NTIA’s Institute for Telecommunication Sciences (ITS) in Boulder, CO, has been hard at work for years on research aimed at giving first responders next-generation technology that will help save lives.
The public safety research is done through a joint venture between ITS and the National Institute of Standards and Technology (NIST) Law Enforcement Standards Office  (OLES), called the Public Safety Communications Research Program (PSCR) . PSCR is hosting a Stakeholder Conference  in Westminster, Colo. June 4-6 to bring together representatives from public safety, Federal agencies, industry, and academia to learn about PSCR’s recent work efforts related to the build out of the First Responder Network Authority (FirstNet) nationwide public safety broadband network.
Beyond the research PSCR is doing for FirstNet, a key area of research at PSCR over the years has been improving the quality of voice communications on digital radios used by public safety. PSCR recently released audio files used as part of a series of tests focused on enhancing the sound quality of digital radios used by public safety officials. The audio files will be a valuable resource for other researchers, and are now on the PSCR web site: http://www.pscr.gov/projects/audio_quality/mrt_library/mrt_library1.php  .
Public safety practitioners rely heavily on wireless voice communications when responding to an emergency. Voice communications remain the bedrock tool for managing incident responses and for day-to-day activities. Above all, public safety communication devices must be able to deliver intelligible speech in any number of very challenging noise environments. But when the new digital systems were introduced, first responders began having difficulties understanding voice transmissions when working in very noisy situations. While legacy analog systems remained intelligible, they required more bandwidth to operate.
To address this critical safety-of-life issue, ITS began at the beginning of the last decade to develop test plans to measure the intelligibility of digital land mobile radio (LMR) communication systems when used in high-background noise environments experienced by firefighters. This important work paved the way for changes in technology and best practices that led to the introduction of digital radios with improved speech intelligibility.
In digital radio systems, speech intelligibility depends to a great extent on the ability of the digital voice coder (or “vocoder”) to distinguish between speech and background noise. PSCR conducted a series of three tests between 2008 and 2012 with public safety practitioners. Information from these tests helped shape improvements in vocoder programming, product design, and best practices recommendations that enhanced intelligibility. The most recent tests (see the NTIA blog http://www.ntia.doc.gov/blog/2013/testing-ntia-s-its-paves-way-first-responder-broadband-interoperability ) provided important information relevant to vocoders proposed for emerging public safety broadband communications systems.
The audio test files used to conduct the tests were “processed” by mixing clean, high-quality, talker-only recordings with background noise and then passing the result through various public safety communication systems. The intelligibility tests used a process called the Modified Rhyme Test, recommended by the National Fire Protection Association (NFPA)  and the American National Standards Institute (ANSI) , to test intelligibility. In an MRT trial, a subject must identify the word heard from a set of six words that rhyme. The MRT Library  created by ITS contains more than 20 GB of data, including the 150,000 processed recordings used during the three reported tests. The original high-quality clean recordings from a variety of male and female talkers are also posted, as are high-quality background noise loops. Industry and academic researchers can use these clean files to create mixed recordings for other types of tests. All the audio clips are freely available, but researchers must agree to use the files solely for internal research and development purposes to test audio processing methods and assess audio quality.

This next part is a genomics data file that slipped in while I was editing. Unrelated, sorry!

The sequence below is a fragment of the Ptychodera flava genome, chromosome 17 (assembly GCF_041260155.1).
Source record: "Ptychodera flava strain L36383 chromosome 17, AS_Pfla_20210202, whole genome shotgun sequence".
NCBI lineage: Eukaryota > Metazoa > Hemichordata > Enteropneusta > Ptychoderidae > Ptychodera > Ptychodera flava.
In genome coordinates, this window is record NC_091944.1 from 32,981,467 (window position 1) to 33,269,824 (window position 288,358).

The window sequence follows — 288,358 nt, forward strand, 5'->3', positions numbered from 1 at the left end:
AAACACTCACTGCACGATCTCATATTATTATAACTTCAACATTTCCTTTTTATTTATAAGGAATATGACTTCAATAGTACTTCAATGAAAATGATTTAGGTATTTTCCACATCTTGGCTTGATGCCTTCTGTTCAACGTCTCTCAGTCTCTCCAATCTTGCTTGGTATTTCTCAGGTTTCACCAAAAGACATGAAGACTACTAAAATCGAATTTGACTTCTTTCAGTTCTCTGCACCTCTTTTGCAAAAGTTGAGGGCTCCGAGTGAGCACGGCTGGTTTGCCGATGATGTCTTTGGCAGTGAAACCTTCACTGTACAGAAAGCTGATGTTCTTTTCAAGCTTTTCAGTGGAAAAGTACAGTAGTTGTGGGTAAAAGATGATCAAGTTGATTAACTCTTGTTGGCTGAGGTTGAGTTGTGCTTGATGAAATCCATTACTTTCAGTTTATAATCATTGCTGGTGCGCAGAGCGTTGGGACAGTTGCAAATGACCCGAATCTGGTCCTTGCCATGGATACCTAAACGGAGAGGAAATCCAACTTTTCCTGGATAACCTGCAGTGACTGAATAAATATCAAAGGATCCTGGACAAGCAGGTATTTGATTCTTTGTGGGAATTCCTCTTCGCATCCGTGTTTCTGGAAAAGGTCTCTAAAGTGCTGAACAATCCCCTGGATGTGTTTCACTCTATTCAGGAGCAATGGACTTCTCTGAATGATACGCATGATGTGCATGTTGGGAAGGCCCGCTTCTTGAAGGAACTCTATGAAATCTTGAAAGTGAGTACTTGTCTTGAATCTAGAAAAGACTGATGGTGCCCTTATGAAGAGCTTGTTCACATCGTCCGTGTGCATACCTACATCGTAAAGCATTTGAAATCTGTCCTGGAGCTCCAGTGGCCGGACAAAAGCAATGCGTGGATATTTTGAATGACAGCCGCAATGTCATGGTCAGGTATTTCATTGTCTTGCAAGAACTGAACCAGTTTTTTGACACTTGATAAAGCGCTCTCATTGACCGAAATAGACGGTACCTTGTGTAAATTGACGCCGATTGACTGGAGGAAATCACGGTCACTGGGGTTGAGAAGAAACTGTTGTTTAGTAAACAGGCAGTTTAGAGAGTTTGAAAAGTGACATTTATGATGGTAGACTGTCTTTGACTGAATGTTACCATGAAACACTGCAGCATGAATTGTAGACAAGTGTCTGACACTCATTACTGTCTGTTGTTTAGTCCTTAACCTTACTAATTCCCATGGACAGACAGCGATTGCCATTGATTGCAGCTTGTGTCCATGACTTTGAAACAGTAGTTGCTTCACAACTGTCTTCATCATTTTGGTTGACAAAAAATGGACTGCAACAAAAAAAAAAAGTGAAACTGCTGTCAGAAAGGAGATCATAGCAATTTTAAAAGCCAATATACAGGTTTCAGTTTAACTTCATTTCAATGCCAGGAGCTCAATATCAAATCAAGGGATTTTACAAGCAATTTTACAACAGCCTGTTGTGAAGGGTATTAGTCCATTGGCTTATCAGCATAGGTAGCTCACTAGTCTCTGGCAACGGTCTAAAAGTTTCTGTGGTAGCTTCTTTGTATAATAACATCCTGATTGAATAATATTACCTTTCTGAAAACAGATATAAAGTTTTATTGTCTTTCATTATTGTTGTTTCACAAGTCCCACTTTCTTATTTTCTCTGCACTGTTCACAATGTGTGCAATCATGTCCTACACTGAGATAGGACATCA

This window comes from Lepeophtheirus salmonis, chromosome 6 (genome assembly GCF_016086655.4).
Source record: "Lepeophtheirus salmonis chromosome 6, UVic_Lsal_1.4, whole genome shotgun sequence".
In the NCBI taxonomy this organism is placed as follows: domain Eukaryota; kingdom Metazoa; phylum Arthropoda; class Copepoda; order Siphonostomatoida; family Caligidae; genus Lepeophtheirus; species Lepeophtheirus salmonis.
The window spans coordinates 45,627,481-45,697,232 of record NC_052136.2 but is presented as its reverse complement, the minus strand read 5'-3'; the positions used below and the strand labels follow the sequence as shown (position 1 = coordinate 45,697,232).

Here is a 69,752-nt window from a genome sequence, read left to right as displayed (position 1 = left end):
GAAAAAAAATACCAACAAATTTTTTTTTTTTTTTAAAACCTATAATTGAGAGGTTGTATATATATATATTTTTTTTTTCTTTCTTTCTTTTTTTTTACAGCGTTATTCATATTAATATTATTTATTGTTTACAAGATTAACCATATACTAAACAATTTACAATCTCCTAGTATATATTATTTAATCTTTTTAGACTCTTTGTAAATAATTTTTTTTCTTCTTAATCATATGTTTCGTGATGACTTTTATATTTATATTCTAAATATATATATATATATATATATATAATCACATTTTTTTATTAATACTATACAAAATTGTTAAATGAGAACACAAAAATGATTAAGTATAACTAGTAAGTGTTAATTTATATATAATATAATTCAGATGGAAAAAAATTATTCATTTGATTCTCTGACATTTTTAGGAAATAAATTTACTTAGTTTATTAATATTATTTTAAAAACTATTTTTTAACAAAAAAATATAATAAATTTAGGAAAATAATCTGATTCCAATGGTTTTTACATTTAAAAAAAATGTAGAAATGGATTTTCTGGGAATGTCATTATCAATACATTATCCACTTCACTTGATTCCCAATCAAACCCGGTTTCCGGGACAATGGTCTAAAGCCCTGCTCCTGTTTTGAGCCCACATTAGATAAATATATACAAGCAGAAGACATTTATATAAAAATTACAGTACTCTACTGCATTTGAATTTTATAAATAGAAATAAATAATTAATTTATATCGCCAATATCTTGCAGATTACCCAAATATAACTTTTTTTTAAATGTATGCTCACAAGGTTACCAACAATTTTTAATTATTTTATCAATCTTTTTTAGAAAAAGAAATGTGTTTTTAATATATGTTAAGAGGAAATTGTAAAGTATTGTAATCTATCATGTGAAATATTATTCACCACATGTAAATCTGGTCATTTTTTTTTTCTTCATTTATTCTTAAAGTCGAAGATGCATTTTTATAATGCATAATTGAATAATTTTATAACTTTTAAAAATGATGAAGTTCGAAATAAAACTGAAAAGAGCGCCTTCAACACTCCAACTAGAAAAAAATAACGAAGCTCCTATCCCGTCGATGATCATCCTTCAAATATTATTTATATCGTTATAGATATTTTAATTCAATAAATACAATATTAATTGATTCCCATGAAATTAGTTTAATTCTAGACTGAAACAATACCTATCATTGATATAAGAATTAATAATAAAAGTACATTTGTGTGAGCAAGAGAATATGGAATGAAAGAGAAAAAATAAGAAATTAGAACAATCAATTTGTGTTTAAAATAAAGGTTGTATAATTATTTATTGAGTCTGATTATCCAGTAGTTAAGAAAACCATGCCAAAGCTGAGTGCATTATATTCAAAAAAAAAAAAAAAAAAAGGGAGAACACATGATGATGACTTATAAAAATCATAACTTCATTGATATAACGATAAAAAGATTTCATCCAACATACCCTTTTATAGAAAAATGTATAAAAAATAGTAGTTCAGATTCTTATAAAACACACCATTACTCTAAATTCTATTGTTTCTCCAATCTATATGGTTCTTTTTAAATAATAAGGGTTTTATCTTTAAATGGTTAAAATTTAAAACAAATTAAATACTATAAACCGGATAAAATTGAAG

The MRT Library complements the public safety offerings of the Consumer Digital Video Library (CDVL) , hosted by ITS and overseen by a technical committee that includes representatives of industry and academia. The CDVL makes high quality, uncompressed video clips freely available for research into assessing the quality of video that has been compressed for efficient wireless transmission. The CDVL collection was originally developed to support quality testing of different ways of compressing entertainment video streams for broadcast. Recently, the collection has been expanded to include clips that can be used for research related to the functional video requirements of public safety practitioners, such as video clips that show EMS calls. These video clips make possible research into compression mechanisms that deliver video of sufficient quality to be used for emergency telemedicine, for example.
PSCR is a collaborative inter-agency project sponsored by the Department of Homeland Security (DHS) Office for Interoperability and Compatibility (OIC) , the DHS Office of Emergency Communications (OEC)  and FirstNet. PSCR laboratories located within ITS provide research, development, testing, and evaluation to foster nationwide communications interoperability. Through active engagement of public safety practitioners in this research, PSCR provides contributions to wireline and wireless standards committees developing standards for voice, data, image, and video communications to ensure that the critical requirements of public safety are supported by emerging standards.